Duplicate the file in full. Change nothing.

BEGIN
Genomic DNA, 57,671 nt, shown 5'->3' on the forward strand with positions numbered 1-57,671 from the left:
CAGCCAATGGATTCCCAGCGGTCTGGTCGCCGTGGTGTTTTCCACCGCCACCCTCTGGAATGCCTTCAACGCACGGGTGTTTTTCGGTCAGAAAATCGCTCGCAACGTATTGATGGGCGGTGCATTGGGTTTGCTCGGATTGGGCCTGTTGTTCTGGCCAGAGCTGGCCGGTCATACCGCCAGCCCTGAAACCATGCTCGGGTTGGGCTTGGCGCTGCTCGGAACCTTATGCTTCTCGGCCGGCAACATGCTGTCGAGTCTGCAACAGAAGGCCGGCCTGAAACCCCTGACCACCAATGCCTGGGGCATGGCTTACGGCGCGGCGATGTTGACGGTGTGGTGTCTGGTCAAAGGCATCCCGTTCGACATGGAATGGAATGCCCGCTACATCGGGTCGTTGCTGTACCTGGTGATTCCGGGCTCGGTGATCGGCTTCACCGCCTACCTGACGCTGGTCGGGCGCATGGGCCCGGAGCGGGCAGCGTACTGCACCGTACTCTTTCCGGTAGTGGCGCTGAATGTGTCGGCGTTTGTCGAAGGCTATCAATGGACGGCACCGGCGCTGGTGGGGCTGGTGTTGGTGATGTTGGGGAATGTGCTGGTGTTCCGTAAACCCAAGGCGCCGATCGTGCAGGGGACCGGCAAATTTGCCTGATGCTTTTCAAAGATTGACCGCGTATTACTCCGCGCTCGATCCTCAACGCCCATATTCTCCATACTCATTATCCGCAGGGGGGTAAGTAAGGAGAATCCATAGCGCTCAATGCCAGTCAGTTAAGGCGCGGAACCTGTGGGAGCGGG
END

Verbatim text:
Genomic DNA, 57,671 nt, shown 5'->3' on the forward strand with positions numbered 1-57,671 from the left:
CAGCCAATGGATTCCCAGCGGTCTGGTCGCCGTGGTGTTTTCCACCGCCACCCTCTGGAATGCCTTCAACGCACGGGTGTTTTTCGGTCAGAAAATCGCTCGCAACGTATTGATGGGCGGTGCATTGGGTTTGCTCGGATTGGGCCTGTTGTTCTGGCCAGAGCTGGCCGGTCATACCGCCAGCCCTGAAACCATGCTCGGGTTGGGCTTGGCGCTGCTCGGAACCTTATGCTTCTCGGCCGGCAACATGCTGTCGAGTCTGCAACAGAAGGCCGGCCTGAAACCCCTGACCACCAATGCCTGGGGCATGGCTTACGGCGCGGCGATGTTGACGGTGTGGTGTCTGGTCAAAGGCATCCCGTTCGACATGGAATGGAATGCCCGCTACATCGGGTCGTTGCTGTACCTGGTGATTCCGGGCTCGGTGATCGGCTTCACCGCCTACCTGACGCTGGTCGGGCGCATGGGCCCGGAGCGGGCAGCGTACTGCACCGTACTCTTTCCGGTAGTGGCGCTGAATGTGTCGGCGTTTGTCGAAGGCTATCAATGGACGGCACCGGCGCTGGTGGGGCTGGTGTTGGTGATGTTGGGGAATGTGCTGGTGTTCCGTAAACCCAAGGCGCCGATCGTGCAGGGGACCGGCAAATTTGCCTGATGCTTTTCAAAGATTGACCGCGTATTACTCCGCGCTCGATCCTCAACGCCCATATTCTCCATACTCATTATCCGCAGGGGGGTAAGTAAGGAGAATCCATAGCGCTCAATGCCAGTCAGTTAAGGCGCGGAACCTGTGGGAGCGGG